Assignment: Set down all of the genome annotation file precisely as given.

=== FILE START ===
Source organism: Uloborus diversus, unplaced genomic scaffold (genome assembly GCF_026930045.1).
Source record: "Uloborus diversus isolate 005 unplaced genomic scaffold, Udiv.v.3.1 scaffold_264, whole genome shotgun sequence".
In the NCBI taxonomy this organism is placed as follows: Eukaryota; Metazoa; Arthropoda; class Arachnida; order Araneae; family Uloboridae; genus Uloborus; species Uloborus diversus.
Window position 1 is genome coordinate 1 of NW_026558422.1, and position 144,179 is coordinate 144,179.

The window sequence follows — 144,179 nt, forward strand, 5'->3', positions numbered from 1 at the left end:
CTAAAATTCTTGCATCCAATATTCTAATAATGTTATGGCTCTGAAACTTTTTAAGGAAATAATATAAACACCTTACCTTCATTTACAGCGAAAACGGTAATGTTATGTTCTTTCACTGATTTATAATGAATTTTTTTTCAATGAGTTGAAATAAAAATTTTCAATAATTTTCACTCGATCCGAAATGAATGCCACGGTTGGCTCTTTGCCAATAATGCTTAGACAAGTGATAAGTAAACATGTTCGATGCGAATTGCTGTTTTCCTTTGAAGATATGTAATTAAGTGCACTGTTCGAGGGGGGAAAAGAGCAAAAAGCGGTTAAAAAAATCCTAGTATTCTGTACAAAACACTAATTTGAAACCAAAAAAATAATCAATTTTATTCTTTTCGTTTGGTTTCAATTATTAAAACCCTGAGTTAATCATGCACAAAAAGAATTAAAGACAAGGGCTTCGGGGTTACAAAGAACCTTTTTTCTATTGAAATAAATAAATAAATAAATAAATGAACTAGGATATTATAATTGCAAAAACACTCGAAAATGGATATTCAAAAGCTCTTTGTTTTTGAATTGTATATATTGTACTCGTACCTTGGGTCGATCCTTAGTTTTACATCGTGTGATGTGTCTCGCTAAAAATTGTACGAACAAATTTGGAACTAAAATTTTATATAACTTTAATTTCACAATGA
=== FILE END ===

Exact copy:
Source organism: Uloborus diversus, unplaced genomic scaffold (genome assembly GCF_026930045.1).
Source record: "Uloborus diversus isolate 005 unplaced genomic scaffold, Udiv.v.3.1 scaffold_264, whole genome shotgun sequence".
In the NCBI taxonomy this organism is placed as follows: Eukaryota; Metazoa; Arthropoda; class Arachnida; order Araneae; family Uloboridae; genus Uloborus; species Uloborus diversus.
Window position 1 is genome coordinate 1 of NW_026558422.1, and position 144,179 is coordinate 144,179.

The window sequence follows — 144,179 nt, forward strand, 5'->3', positions numbered from 1 at the left end:
CTAAAATTCTTGCATCCAATATTCTAATAATGTTATGGCTCTGAAACTTTTTAAGGAAATAATATAAACACCTTACCTTCATTTACAGCGAAAACGGTAATGTTATGTTCTTTCACTGATTTATAATGAATTTTTTTTCAATGAGTTGAAATAAAAATTTTCAATAATTTTCACTCGATCCGAAATGAATGCCACGGTTGGCTCTTTGCCAATAATGCTTAGACAAGTGATAAGTAAACATGTTCGATGCGAATTGCTGTTTTCCTTTGAAGATATGTAATTAAGTGCACTGTTCGAGGGGGGAAAAGAGCAAAAAGCGGTTAAAAAAATCCTAGTATTCTGTACAAAACACTAATTTGAAACCAAAAAAATAATCAATTTTATTCTTTTCGTTTGGTTTCAATTATTAAAACCCTGAGTTAATCATGCACAAAAAGAATTAAAGACAAGGGCTTCGGGGTTACAAAGAACCTTTTTTCTATTGAAATAAATAAATAAATAAATAAATGAACTAGGATATTATAATTGCAAAAACACTCGAAAATGGATATTCAAAAGCTCTTTGTTTTTGAATTGTATATATTGTACTCGTACCTTGGGTCGATCCTTAGTTTTACATCGTGTGATGTGTCTCGCTAAAAATTGTACGAACAAATTTGGAACTAAAATTTTATATAACTTTAATTTCACAATGA